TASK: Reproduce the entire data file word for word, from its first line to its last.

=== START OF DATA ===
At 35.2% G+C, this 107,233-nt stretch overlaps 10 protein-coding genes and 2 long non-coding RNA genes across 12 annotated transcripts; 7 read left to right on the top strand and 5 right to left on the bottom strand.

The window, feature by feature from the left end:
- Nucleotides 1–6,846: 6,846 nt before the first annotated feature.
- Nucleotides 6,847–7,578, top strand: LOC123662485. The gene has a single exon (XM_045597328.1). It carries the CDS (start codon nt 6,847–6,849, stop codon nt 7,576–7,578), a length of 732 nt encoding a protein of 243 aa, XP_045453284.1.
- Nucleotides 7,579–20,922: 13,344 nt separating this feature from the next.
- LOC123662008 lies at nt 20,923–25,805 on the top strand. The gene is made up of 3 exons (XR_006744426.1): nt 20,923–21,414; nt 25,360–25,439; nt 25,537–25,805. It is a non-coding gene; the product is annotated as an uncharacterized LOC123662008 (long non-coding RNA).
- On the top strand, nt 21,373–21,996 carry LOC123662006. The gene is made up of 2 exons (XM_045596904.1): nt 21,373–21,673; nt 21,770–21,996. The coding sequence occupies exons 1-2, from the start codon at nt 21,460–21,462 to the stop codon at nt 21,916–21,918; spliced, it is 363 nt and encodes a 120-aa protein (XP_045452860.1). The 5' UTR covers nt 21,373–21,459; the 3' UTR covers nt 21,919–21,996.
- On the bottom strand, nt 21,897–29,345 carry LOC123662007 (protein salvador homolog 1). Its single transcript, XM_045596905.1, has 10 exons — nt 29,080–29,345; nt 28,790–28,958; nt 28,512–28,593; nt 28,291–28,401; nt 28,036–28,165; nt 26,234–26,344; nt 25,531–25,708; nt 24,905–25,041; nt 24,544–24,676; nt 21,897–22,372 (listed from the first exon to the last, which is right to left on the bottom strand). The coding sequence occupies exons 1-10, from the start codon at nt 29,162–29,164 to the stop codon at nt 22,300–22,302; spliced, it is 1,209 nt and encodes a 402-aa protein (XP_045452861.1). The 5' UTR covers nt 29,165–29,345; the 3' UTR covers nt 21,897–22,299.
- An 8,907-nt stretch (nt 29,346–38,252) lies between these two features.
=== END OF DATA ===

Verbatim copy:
At 35.2% G+C, this 107,233-nt stretch overlaps 10 protein-coding genes and 2 long non-coding RNA genes across 12 annotated transcripts; 7 read left to right on the top strand and 5 right to left on the bottom strand.

The window, feature by feature from the left end:
- Nucleotides 1–6,846: 6,846 nt before the first annotated feature.
- Nucleotides 6,847–7,578, top strand: LOC123662485. The gene has a single exon (XM_045597328.1). It carries the CDS (start codon nt 6,847–6,849, stop codon nt 7,576–7,578), a length of 732 nt encoding a protein of 243 aa, XP_045453284.1.
- Nucleotides 7,579–20,922: 13,344 nt separating this feature from the next.
- LOC123662008 lies at nt 20,923–25,805 on the top strand. The gene is made up of 3 exons (XR_006744426.1): nt 20,923–21,414; nt 25,360–25,439; nt 25,537–25,805. It is a non-coding gene; the product is annotated as an uncharacterized LOC123662008 (long non-coding RNA).
- On the top strand, nt 21,373–21,996 carry LOC123662006. The gene is made up of 2 exons (XM_045596904.1): nt 21,373–21,673; nt 21,770–21,996. The coding sequence occupies exons 1-2, from the start codon at nt 21,460–21,462 to the stop codon at nt 21,916–21,918; spliced, it is 363 nt and encodes a 120-aa protein (XP_045452860.1). The 5' UTR covers nt 21,373–21,459; the 3' UTR covers nt 21,919–21,996.
- On the bottom strand, nt 21,897–29,345 carry LOC123662007 (protein salvador homolog 1). Its single transcript, XM_045596905.1, has 10 exons — nt 29,080–29,345; nt 28,790–28,958; nt 28,512–28,593; nt 28,291–28,401; nt 28,036–28,165; nt 26,234–26,344; nt 25,531–25,708; nt 24,905–25,041; nt 24,544–24,676; nt 21,897–22,372 (listed from the first exon to the last, which is right to left on the bottom strand). The coding sequence occupies exons 1-10, from the start codon at nt 29,162–29,164 to the stop codon at nt 22,300–22,302; spliced, it is 1,209 nt and encodes a 402-aa protein (XP_045452861.1). The 5' UTR covers nt 29,165–29,345; the 3' UTR covers nt 21,897–22,299.
- An 8,907-nt stretch (nt 29,346–38,252) lies between these two features.